By midsummer, many lakes in the Carolinas stratify according to oxygen content, and that sets up conditions that give fisherman an edge if they understand the process, namely, a thermocline.

Guide Chris Nichols uses this to his advantage on several lakes for summer fishing. 

“Using a graph, the water transition from warm water in the upper layer to the cold, dense, deeper water is visible on the graph. Below that, the dissolved-oxygen level is too low to support fish for extended periods.

“Catfish, and other fish species, spend most of their time at depths where the oxygen level is higher,” he said. “Many anglers reason that hot weather and deep water offer the right combination for summer; actually that’s not always true.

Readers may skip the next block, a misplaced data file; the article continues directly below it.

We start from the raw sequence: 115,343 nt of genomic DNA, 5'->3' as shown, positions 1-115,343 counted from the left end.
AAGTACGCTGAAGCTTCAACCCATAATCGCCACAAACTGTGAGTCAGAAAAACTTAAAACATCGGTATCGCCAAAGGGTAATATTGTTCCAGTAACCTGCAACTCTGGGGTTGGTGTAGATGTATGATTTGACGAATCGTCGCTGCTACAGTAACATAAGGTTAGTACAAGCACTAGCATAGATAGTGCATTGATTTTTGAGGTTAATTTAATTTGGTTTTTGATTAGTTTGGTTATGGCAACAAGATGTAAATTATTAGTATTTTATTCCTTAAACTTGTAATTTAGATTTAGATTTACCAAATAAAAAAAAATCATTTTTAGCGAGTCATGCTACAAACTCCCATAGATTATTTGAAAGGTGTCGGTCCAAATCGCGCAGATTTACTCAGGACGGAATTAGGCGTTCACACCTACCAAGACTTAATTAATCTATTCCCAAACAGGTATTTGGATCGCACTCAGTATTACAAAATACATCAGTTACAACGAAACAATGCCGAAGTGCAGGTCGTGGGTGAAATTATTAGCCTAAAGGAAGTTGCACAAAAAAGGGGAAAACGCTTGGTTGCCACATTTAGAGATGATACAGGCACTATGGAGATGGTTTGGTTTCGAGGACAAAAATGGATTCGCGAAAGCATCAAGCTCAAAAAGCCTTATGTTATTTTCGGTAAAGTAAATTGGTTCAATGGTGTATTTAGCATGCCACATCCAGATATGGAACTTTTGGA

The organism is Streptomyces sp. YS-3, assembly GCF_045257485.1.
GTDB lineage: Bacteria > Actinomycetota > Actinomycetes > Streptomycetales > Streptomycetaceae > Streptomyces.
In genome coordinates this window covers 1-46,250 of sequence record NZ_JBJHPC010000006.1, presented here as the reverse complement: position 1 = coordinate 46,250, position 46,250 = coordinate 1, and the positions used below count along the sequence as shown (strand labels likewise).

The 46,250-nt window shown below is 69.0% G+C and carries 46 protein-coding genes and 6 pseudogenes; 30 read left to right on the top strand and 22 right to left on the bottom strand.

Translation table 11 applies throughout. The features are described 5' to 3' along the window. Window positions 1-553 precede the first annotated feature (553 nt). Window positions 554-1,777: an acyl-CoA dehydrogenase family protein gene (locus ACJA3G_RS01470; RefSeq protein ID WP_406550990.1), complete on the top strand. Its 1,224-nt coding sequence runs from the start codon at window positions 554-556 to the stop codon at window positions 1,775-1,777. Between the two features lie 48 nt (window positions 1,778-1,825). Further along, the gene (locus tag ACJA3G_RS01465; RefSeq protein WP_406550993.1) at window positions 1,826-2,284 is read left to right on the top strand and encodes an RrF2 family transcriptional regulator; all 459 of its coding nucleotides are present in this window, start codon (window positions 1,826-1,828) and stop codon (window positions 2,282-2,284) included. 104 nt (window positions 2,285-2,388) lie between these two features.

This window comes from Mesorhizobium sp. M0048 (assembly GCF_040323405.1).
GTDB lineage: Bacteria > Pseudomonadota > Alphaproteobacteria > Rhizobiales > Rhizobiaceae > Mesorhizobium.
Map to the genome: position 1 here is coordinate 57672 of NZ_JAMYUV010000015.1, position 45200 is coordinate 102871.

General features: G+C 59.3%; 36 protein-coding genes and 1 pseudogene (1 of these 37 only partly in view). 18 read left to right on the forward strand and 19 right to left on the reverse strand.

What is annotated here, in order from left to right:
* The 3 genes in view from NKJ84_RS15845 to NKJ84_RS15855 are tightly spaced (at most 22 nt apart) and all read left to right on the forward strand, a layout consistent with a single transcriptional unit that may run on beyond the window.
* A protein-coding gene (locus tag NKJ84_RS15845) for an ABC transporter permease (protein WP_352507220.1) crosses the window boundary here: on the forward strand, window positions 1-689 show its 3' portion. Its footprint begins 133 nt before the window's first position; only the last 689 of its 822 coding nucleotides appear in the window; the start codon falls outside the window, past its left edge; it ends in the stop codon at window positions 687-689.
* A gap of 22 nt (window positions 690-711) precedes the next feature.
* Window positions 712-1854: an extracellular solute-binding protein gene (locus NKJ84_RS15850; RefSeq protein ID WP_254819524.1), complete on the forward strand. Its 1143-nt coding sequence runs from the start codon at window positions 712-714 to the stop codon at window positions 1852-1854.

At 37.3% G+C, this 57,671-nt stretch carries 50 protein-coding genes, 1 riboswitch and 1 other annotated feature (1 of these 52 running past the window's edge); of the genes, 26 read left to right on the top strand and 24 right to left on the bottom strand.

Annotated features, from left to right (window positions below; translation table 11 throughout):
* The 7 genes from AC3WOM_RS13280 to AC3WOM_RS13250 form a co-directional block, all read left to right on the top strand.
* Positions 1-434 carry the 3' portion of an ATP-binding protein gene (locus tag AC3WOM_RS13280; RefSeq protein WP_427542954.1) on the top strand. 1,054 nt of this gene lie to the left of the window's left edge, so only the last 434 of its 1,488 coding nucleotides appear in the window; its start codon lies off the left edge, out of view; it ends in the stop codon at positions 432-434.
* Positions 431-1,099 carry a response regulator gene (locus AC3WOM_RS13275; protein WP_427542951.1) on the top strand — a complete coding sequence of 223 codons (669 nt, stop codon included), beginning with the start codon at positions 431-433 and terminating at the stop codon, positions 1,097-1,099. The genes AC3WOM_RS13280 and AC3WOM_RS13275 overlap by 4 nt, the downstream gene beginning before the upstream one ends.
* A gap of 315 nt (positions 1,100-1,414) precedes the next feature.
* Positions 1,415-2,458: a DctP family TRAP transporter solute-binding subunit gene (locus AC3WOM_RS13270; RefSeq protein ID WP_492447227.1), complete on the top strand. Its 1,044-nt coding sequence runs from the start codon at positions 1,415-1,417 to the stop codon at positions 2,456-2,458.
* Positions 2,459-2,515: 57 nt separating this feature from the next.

“Catfish may go deeper for brief periods, and we occasionally catch them deep. By targeting this upper level of highly oxygenated water, I increase my catch tremendously. The fish get close to the thermocline, but not below it for long. The thermocline sets up at different depths in each lake, but you can see it on a good graph. Target the depths at and just above the thermocline and your catfish production will improve dramatically.”